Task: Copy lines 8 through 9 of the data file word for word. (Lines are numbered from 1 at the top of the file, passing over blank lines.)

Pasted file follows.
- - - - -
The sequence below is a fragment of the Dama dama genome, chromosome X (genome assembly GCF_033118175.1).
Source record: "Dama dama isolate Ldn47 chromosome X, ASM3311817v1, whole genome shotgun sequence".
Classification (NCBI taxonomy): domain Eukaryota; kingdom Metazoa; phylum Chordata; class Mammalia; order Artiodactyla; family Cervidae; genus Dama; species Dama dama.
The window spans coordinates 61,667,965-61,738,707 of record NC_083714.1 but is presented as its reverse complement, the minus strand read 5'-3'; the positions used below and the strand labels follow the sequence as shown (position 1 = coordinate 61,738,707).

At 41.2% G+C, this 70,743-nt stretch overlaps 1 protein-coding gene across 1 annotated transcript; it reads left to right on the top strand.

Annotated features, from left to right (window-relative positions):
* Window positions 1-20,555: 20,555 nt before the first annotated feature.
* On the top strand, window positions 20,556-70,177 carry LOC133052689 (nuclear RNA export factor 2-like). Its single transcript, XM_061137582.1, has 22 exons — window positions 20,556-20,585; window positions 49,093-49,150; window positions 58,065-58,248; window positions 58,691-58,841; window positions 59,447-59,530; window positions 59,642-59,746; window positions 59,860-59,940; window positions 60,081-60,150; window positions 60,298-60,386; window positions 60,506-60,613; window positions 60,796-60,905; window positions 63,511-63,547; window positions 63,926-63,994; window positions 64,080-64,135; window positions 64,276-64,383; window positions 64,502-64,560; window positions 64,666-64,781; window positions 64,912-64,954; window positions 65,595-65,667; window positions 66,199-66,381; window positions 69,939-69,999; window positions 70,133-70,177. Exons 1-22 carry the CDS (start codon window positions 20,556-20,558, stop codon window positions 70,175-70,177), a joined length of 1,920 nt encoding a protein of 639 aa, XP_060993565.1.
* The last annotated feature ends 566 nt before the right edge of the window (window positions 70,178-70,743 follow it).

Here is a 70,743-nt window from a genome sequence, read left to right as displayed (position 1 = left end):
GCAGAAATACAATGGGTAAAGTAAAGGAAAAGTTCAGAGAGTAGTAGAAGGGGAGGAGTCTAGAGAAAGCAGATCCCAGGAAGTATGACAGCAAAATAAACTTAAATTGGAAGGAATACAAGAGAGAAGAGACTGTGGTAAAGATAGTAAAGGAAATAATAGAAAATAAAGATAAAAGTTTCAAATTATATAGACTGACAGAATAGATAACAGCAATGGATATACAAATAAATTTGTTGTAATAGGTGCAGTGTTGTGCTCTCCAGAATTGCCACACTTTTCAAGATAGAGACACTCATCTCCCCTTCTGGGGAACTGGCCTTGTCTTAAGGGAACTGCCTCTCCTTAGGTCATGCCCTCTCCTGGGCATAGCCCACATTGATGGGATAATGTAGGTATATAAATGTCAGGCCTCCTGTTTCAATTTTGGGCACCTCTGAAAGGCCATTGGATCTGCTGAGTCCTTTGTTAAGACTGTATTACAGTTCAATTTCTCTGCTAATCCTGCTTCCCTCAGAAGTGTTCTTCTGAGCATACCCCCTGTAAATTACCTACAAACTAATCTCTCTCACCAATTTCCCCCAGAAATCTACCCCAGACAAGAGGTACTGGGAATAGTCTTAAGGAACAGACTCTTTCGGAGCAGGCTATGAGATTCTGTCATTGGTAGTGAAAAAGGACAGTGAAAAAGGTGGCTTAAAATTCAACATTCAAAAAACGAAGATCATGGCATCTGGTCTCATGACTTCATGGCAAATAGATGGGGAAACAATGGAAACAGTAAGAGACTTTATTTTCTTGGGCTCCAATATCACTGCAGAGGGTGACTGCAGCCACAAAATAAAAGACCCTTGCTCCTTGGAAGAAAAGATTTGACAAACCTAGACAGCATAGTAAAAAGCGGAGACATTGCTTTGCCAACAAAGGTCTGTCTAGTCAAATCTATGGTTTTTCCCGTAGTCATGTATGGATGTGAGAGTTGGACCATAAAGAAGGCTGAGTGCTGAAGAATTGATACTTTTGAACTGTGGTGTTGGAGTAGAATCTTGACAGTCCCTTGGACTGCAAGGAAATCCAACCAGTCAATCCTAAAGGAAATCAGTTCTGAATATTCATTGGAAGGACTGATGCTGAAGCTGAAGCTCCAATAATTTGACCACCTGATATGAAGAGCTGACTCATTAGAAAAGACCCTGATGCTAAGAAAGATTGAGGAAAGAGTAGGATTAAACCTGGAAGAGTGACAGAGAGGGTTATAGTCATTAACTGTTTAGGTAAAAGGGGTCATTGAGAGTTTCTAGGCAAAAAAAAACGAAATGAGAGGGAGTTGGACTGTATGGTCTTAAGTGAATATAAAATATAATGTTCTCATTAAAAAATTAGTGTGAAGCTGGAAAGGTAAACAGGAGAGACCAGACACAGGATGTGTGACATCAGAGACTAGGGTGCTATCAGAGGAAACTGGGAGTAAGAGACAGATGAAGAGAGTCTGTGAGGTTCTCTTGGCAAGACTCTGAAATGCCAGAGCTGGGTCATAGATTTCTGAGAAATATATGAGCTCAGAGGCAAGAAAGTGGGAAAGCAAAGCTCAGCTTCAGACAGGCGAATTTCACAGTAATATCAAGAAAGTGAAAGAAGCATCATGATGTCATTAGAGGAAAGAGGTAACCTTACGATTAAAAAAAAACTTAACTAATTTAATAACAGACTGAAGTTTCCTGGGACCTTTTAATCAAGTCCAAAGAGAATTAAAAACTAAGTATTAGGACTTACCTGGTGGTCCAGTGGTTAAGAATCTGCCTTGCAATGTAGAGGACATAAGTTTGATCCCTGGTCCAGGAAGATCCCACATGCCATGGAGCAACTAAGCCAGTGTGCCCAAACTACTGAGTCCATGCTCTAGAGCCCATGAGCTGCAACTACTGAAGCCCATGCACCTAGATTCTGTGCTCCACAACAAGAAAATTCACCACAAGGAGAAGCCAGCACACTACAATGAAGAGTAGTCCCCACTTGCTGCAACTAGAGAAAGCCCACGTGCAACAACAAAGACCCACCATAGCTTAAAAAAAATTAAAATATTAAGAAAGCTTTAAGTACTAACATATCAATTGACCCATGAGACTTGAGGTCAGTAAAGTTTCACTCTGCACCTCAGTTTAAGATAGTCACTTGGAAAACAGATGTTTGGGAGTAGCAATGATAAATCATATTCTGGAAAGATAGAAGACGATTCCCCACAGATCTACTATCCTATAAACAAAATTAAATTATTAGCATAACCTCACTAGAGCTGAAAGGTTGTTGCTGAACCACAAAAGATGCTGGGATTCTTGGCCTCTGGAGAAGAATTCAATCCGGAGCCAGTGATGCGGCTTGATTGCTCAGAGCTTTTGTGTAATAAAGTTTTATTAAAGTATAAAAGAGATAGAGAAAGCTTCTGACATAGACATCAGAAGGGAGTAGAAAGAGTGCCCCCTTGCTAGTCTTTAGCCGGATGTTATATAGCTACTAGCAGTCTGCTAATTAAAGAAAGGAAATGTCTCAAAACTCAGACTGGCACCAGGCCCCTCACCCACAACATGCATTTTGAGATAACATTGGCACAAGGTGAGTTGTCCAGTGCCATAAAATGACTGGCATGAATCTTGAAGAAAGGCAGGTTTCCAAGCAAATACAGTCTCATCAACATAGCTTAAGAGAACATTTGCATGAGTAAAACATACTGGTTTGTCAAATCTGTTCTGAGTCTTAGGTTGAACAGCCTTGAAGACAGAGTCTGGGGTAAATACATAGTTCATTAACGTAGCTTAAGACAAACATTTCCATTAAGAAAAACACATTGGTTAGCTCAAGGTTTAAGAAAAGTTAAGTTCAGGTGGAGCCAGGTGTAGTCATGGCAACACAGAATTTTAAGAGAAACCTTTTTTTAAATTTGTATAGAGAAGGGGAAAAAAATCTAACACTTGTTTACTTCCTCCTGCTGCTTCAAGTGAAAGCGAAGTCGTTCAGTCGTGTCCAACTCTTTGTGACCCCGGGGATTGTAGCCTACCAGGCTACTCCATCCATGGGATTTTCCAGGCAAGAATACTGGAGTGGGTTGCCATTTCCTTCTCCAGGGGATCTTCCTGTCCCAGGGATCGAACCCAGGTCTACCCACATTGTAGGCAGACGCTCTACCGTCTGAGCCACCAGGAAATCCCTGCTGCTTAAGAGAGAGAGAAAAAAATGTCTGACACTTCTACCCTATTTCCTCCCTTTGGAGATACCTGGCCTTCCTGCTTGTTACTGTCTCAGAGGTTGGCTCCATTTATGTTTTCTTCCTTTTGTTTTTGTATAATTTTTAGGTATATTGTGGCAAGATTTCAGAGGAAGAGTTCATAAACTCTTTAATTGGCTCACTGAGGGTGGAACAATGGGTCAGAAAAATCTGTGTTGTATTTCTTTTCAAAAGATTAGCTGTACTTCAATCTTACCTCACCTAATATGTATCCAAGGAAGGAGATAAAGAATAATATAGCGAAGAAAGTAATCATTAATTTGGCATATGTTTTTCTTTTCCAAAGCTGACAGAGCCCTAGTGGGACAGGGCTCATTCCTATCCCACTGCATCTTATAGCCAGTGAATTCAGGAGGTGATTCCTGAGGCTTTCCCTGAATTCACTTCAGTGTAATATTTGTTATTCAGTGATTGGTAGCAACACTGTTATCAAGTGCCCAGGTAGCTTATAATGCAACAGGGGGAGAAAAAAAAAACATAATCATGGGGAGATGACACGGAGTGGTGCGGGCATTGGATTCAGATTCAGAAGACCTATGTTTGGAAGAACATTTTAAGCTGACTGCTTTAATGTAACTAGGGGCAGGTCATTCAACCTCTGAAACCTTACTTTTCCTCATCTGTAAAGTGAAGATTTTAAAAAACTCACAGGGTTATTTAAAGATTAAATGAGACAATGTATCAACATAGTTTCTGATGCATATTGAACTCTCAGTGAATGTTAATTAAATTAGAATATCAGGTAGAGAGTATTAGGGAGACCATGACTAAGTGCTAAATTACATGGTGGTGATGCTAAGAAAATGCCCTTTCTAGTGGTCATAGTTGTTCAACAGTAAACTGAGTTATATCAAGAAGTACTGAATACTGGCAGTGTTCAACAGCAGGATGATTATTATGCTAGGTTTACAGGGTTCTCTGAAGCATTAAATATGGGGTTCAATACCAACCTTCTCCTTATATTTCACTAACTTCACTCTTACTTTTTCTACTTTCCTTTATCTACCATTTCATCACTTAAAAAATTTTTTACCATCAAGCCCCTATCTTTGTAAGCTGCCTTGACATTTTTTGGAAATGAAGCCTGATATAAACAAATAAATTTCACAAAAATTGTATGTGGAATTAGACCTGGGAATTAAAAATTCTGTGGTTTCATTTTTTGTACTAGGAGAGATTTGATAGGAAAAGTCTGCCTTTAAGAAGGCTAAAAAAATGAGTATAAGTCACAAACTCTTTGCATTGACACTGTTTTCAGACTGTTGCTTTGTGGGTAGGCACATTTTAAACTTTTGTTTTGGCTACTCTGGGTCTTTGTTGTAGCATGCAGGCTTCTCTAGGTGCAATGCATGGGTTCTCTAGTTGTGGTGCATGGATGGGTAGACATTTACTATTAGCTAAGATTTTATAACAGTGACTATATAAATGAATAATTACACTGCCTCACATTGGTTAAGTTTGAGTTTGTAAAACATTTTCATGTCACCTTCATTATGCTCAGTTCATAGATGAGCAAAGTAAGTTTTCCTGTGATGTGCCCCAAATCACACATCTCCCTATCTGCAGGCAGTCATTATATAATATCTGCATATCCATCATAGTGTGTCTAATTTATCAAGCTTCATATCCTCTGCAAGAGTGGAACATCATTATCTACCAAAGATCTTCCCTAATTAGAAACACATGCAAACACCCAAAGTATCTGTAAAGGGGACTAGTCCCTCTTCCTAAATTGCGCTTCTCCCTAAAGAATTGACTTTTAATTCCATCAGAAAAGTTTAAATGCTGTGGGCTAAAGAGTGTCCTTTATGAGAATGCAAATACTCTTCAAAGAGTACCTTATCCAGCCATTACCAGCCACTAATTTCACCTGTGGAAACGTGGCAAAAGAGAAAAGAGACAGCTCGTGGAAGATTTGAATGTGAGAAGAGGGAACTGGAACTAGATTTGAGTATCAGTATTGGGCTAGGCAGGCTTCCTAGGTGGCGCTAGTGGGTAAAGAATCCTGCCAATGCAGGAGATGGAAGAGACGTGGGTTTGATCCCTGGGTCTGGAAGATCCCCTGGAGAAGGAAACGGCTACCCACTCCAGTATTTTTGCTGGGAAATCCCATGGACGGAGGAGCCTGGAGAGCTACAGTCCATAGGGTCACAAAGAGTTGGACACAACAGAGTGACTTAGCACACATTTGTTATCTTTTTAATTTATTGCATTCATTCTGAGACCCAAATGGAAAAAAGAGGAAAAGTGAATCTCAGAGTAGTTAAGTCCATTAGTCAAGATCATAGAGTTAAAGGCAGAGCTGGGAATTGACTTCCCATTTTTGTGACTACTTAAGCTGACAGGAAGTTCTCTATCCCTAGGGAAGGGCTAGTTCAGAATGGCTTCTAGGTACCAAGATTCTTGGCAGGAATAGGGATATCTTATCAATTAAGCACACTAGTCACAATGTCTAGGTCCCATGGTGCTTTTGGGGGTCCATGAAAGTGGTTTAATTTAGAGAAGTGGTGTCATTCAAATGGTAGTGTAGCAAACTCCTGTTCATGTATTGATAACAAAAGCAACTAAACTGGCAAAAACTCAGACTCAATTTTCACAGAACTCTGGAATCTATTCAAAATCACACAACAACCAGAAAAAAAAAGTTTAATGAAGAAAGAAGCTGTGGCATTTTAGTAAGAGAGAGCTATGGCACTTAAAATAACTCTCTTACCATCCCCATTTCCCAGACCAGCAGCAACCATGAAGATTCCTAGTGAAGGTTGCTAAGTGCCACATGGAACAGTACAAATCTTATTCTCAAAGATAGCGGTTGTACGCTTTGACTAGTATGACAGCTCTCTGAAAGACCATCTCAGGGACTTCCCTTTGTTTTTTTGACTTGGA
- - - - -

* On the top strand, window positions 20,556-70,177 carry LOC133052689 (nuclear RNA export factor 2-like). Its single transcript, XM_061137582.1, has 22 exons — window positions 20,556-20,585; window positions 49,093-49,150; window positions 58,065-58,248; window positions 58,691-58,841; window positions 59,447-59,530; window positions 59,642-59,746; window positions 59,860-59,940; window positions 60,081-60,150; window positions 60,298-60,386; window positions 60,506-60,613; window positions 60,796-60,905; window positions 63,511-63,547; window positions 63,926-63,994; window positions 64,080-64,135; window positions 64,276-64,383; window positions 64,502-64,560; window positions 64,666-64,781; window positions 64,912-64,954; window positions 65,595-65,667; window positions 66,199-66,381; window positions 69,939-69,999; window positions 70,133-70,177. Exons 1-22 carry the CDS (start codon window positions 20,556-20,558, stop codon window positions 70,175-70,177), a joined length of 1,920 nt encoding a protein of 639 aa, XP_060993565.1.
* The last annotated feature ends 566 nt before the right edge of the window (window positions 70,178-70,743 follow it).